WASHINGTON, March 25, 2015 – Many peanut growers celebrated when they scored a major victory in the 2014 farm bill -- a reference price that jumped from $495 to $535 a ton. But now some are scratching their heads about some of the “unintended consequences.” Growers may find themselves in a type of perfect peanut storm: Even though peanut prices have dropped, some growers are likely to plant more.

Why? Relatively lower prices for cotton and other commodities, the availability of so-called “generic” cotton base in key peanut growing regions of the U.S., and expected payments of $100 per ton under the Price Loss Coverage (PLC) program are encouraging Southern growers to give peanuts a closer look. 

University of Georgia Extension economist Nathan Smith expects peanut acres to increase 15 percent in the U.S. this year to roughly 1.5 million acres, even though production may trigger an oversupply. That’s in line with the trajectory predicted by the Congressional Budget Office (CBO) – albeit a quicker jump. The CBO estimated that peanut acres would increase from just over 1 million acres in 2013 to 1.5 million acres by 2018.

The Food and Agricultural Policy Research Institute’s (FAPRI) March 15 baseline projected peanut acreage would increase more modestly to 1.35 million in 2015 to 1.46 in 2018. With prices dropping from $498 last year to $428/ton this year, FAPRI projects that 95 percent of peanut growers will select PLC, which would pay about $142/base acre in 2015.

With the relatively low prices of other alternatives, Smith says growers would have probably increased peanut plantings regardless of the new farm bill because rotating with peanuts offers less risk.

“We would really need $5 corn or better to move acres out of peanuts,” he adds. Still, he’s worried about what 2015 may bring for the market.

“If we get a 15-20 percent increase, that’s going to put us back in 2012 with a large amount of peanuts in the pipeline,” Smith said. The record-breaking 2012 harvest produced more than 6 billion pounds of peanuts, an 84 percent increase from 2011, causing a peanut carryover for 2013 of more than 1 million pounds.

Georgia grows the largest proportion of all peanuts in the U.S., followed by Florida, Alabama and Texas. Acreage is expected to expand as peanuts will be planted on former cotton base acres - now called “generic base acres” under the 2014 farm bill.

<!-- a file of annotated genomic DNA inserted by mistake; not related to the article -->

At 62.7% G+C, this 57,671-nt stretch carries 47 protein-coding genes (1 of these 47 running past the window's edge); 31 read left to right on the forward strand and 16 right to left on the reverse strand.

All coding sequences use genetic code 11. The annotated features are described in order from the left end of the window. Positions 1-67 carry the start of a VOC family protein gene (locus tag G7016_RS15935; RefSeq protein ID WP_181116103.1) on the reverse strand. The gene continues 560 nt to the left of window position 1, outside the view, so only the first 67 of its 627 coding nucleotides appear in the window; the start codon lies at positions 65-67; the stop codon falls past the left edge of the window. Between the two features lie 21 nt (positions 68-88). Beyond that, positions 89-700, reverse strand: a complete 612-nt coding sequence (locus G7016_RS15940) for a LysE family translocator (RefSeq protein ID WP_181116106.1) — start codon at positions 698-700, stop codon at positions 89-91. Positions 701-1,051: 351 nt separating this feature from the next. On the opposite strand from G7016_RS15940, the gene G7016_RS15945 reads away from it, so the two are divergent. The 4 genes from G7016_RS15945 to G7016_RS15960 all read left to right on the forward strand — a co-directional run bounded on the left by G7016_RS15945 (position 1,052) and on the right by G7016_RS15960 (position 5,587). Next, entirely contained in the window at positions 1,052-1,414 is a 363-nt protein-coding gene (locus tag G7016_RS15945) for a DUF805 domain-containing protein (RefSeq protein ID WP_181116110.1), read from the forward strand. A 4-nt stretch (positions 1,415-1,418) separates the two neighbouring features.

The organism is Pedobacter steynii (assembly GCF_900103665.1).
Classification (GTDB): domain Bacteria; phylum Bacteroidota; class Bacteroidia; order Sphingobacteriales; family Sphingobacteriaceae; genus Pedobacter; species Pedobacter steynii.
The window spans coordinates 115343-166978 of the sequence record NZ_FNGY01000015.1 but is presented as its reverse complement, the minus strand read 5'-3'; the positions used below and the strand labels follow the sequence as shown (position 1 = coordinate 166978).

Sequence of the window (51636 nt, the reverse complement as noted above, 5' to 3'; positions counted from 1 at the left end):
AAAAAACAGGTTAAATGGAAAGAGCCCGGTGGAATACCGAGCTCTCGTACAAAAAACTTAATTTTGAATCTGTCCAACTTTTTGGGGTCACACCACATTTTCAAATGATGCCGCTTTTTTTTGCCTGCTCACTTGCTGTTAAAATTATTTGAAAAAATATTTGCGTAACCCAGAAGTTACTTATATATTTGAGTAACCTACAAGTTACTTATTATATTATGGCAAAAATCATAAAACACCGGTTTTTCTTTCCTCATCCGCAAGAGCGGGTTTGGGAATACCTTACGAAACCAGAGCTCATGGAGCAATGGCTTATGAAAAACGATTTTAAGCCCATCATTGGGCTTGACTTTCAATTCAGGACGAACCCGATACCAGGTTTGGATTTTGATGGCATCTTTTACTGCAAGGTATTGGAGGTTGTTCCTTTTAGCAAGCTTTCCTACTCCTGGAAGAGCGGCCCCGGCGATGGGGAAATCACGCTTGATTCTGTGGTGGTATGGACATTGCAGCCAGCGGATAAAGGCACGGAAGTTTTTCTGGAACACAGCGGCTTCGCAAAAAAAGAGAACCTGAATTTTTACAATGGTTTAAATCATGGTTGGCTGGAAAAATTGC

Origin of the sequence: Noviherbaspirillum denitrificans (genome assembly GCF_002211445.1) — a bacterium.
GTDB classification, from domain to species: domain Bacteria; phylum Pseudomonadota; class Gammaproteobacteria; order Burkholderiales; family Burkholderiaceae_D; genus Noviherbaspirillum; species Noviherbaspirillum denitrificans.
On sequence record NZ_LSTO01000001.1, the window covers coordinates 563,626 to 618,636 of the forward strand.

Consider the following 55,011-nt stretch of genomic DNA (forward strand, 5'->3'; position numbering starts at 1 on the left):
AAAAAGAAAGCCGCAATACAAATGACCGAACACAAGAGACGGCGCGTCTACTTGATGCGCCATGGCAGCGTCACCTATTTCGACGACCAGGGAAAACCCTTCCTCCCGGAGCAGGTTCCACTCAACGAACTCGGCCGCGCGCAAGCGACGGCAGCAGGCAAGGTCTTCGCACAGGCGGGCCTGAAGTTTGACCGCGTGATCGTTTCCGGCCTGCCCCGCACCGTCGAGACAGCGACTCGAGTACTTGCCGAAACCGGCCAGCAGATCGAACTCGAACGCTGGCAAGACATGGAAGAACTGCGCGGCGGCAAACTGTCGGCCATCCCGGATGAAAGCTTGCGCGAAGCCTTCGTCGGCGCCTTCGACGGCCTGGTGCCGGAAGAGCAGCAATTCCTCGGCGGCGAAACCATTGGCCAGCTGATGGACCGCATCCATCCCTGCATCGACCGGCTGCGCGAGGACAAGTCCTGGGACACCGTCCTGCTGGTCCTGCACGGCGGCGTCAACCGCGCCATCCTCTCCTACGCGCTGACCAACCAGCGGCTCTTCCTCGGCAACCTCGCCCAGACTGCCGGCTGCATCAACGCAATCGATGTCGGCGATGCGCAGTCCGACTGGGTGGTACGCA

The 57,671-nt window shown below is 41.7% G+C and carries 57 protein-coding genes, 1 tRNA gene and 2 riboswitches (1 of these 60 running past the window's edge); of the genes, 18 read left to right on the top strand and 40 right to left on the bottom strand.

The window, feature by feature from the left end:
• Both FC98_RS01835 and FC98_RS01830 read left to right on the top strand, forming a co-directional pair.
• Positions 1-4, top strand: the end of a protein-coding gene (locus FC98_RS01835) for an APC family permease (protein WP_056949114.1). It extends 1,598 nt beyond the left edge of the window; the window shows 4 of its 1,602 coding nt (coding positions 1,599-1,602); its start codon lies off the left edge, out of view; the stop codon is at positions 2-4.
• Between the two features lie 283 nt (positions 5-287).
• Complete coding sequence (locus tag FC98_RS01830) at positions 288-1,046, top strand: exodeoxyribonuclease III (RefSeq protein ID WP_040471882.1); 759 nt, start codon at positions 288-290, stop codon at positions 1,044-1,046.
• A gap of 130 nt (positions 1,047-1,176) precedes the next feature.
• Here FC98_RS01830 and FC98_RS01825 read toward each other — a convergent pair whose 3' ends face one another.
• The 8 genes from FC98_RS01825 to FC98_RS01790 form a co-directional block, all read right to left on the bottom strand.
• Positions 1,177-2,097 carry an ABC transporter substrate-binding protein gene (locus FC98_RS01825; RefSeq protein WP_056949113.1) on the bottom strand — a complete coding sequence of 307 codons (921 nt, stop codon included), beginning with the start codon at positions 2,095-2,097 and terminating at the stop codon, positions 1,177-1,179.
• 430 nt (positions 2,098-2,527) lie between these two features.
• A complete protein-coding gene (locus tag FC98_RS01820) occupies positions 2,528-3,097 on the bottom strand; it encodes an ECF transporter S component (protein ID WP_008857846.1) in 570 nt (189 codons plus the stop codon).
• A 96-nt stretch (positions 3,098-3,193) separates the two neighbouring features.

If generic base acres are planted to a covered commodity, they are essentially added to the existing base acres for that commodity in that crop year. So if a grower has 100 acres of peanut base and 100 acres of generic base and plants all peanuts, the new peanut base will be 200 acres – serving as an incentive to plant generic base acres to the crop with the highest expected payments.

Smith says PLC for peanuts is likely to trigger in 2015, resulting in a roughly $100 per ton payment. The peanut reference price for the life of this farm bill is $535 per ton for peanuts, and the current USDA projected price is $424.86 per ton for Runner peanuts, the most commonly produced peanut in the U.S. If prices remain below the reference price, PLC payments are triggered.

However, Smith noted that if too many peanuts are planted, therefore driving prices down further, the farm program cost may trigger the new payment limit of $125,000 for larger farms. Peanuts have their own payment limit, separate from the $125,000 limit for other crops.

“Smaller farms will definitely increase peanuts,” Smith explained. “Large farms have the payment limitation that will potentially kick in.” He added that larger farms would likely choose to stay with their normal rotations, which often involve rotating corn with cotton.

Growers will also need to consider USDA marketing loan gains, which are accounted for in PLC and would potentially reduce the amount of the program payments.

Despite concerns of an oversupply, Georgia Peanut Commission Don Koehler said there may be room this year for more peanut production, and increasing peanut exports would help. According to the Peanut Stocks and Processing report issued last month by USDA’s National Agriculture Statistics Service, peanut stocks on Jan. 31 totaled 4.28 billion pounds, compared with 4.3 billion pounds a year earlier, and 5.18 billion pounds in 2013. 

Koehler also noted that peanut exports are increasing, creating more customers for the product.  Canada, Mexico, Europe, and Japan account for over 80 percent of U.S. exports, and the largest export markets within Europe are the Netherlands, the U.K., Germany, and Spain, according to the Peanut Council.

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